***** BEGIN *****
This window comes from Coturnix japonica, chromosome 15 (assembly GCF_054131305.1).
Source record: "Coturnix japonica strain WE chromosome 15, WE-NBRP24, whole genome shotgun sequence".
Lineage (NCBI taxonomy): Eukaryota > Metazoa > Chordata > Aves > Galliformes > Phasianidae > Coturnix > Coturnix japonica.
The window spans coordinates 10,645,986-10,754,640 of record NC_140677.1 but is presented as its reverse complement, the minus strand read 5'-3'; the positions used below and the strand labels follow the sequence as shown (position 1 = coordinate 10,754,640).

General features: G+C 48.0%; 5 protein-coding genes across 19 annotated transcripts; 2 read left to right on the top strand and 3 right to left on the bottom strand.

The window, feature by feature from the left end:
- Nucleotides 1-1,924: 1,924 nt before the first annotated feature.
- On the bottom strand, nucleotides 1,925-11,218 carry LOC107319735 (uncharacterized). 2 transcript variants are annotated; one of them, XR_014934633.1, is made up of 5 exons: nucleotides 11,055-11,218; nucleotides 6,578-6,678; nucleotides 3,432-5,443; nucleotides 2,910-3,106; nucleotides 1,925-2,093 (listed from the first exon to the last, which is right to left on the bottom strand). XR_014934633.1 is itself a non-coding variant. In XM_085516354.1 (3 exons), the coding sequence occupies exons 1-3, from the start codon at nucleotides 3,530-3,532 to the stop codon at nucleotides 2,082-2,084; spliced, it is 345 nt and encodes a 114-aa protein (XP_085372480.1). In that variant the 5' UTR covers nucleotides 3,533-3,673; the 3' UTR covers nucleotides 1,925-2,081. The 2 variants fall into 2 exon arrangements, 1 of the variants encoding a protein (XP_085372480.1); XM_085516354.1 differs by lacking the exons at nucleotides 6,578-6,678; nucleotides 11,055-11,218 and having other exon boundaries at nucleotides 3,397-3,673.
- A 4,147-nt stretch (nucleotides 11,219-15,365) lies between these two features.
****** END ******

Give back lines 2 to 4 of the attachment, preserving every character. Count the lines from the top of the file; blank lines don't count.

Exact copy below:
Source record: "Coturnix japonica strain WE chromosome 15, WE-NBRP24, whole genome shotgun sequence".
Lineage (NCBI taxonomy): Eukaryota > Metazoa > Chordata > Aves > Galliformes > Phasianidae > Coturnix > Coturnix japonica.
The window spans coordinates 10,645,986-10,754,640 of record NC_140677.1 but is presented as its reverse complement, the minus strand read 5'-3'; the positions used below and the strand labels follow the sequence as shown (position 1 = coordinate 10,754,640).